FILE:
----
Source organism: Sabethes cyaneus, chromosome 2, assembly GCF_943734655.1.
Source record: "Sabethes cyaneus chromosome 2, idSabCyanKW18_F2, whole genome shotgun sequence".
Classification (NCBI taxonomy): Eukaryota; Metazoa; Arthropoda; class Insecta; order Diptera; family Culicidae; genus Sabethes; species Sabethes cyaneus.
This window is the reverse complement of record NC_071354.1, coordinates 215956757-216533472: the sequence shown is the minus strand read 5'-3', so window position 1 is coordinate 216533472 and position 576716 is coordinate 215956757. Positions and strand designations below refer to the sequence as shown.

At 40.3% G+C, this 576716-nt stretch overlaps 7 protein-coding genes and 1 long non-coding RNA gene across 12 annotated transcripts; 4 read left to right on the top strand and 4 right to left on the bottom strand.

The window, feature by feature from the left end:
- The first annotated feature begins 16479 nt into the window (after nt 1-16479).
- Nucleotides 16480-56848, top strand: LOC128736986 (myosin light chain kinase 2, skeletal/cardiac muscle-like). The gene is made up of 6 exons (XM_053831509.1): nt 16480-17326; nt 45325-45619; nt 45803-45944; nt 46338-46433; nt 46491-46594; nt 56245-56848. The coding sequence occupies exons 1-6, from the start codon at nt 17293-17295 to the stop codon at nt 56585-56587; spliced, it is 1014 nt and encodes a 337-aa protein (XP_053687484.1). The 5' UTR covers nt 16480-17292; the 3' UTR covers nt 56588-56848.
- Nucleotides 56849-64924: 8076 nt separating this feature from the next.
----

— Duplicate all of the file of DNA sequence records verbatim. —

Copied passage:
Source organism: Sabethes cyaneus, chromosome 2, assembly GCF_943734655.1.
Source record: "Sabethes cyaneus chromosome 2, idSabCyanKW18_F2, whole genome shotgun sequence".
Classification (NCBI taxonomy): Eukaryota; Metazoa; Arthropoda; class Insecta; order Diptera; family Culicidae; genus Sabethes; species Sabethes cyaneus.
This window is the reverse complement of record NC_071354.1, coordinates 215956757-216533472: the sequence shown is the minus strand read 5'-3', so window position 1 is coordinate 216533472 and position 576716 is coordinate 215956757. Positions and strand designations below refer to the sequence as shown.

At 40.3% G+C, this 576716-nt stretch overlaps 7 protein-coding genes and 1 long non-coding RNA gene across 12 annotated transcripts; 4 read left to right on the top strand and 4 right to left on the bottom strand.

The window, feature by feature from the left end:
- The first annotated feature begins 16479 nt into the window (after nt 1-16479).
- Nucleotides 16480-56848, top strand: LOC128736986 (myosin light chain kinase 2, skeletal/cardiac muscle-like). The gene is made up of 6 exons (XM_053831509.1): nt 16480-17326; nt 45325-45619; nt 45803-45944; nt 46338-46433; nt 46491-46594; nt 56245-56848. The coding sequence occupies exons 1-6, from the start codon at nt 17293-17295 to the stop codon at nt 56585-56587; spliced, it is 1014 nt and encodes a 337-aa protein (XP_053687484.1). The 5' UTR covers nt 16480-17292; the 3' UTR covers nt 56588-56848.
- Nucleotides 56849-64924: 8076 nt separating this feature from the next.